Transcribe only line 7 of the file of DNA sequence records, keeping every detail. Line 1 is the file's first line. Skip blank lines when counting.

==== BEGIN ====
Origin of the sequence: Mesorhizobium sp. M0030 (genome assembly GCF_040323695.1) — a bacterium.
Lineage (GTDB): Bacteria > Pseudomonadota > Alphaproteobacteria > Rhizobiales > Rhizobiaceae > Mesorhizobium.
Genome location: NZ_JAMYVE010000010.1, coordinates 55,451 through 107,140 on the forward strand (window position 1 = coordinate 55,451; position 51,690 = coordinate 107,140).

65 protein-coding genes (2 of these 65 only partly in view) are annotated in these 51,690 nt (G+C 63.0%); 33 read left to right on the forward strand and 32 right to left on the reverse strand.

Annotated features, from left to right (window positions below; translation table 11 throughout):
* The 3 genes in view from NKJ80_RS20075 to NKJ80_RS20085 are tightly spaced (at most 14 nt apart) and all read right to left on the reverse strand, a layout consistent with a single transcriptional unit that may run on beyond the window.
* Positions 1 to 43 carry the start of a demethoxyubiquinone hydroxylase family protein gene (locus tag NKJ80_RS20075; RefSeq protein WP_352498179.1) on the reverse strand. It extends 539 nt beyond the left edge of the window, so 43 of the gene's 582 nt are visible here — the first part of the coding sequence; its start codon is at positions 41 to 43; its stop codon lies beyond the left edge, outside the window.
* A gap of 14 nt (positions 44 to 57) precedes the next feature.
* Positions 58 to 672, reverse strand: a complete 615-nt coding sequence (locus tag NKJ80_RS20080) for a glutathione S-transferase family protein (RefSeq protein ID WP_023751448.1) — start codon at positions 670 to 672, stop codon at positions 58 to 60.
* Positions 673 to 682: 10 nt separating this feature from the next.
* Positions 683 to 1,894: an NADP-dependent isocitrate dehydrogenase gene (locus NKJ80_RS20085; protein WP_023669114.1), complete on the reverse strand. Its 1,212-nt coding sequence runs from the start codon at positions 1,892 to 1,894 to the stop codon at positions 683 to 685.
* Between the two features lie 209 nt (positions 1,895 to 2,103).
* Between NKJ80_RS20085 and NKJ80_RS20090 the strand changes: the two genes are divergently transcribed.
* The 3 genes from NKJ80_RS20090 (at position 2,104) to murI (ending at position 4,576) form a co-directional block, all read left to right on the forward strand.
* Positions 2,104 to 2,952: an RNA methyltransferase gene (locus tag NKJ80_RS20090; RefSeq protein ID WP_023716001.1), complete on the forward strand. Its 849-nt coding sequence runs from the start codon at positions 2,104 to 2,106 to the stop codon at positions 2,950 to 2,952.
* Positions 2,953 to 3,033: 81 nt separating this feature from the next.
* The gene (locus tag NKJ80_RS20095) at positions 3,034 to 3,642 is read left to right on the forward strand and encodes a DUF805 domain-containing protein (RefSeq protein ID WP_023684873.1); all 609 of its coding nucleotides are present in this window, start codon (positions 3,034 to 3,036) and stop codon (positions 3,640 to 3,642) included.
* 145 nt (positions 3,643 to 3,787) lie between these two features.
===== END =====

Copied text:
* Positions 1 to 43 carry the start of a demethoxyubiquinone hydroxylase family protein gene (locus tag NKJ80_RS20075; RefSeq protein WP_352498179.1) on the reverse strand. It extends 539 nt beyond the left edge of the window, so 43 of the gene's 582 nt are visible here — the first part of the coding sequence; its start codon is at positions 41 to 43; its stop codon lies beyond the left edge, outside the window.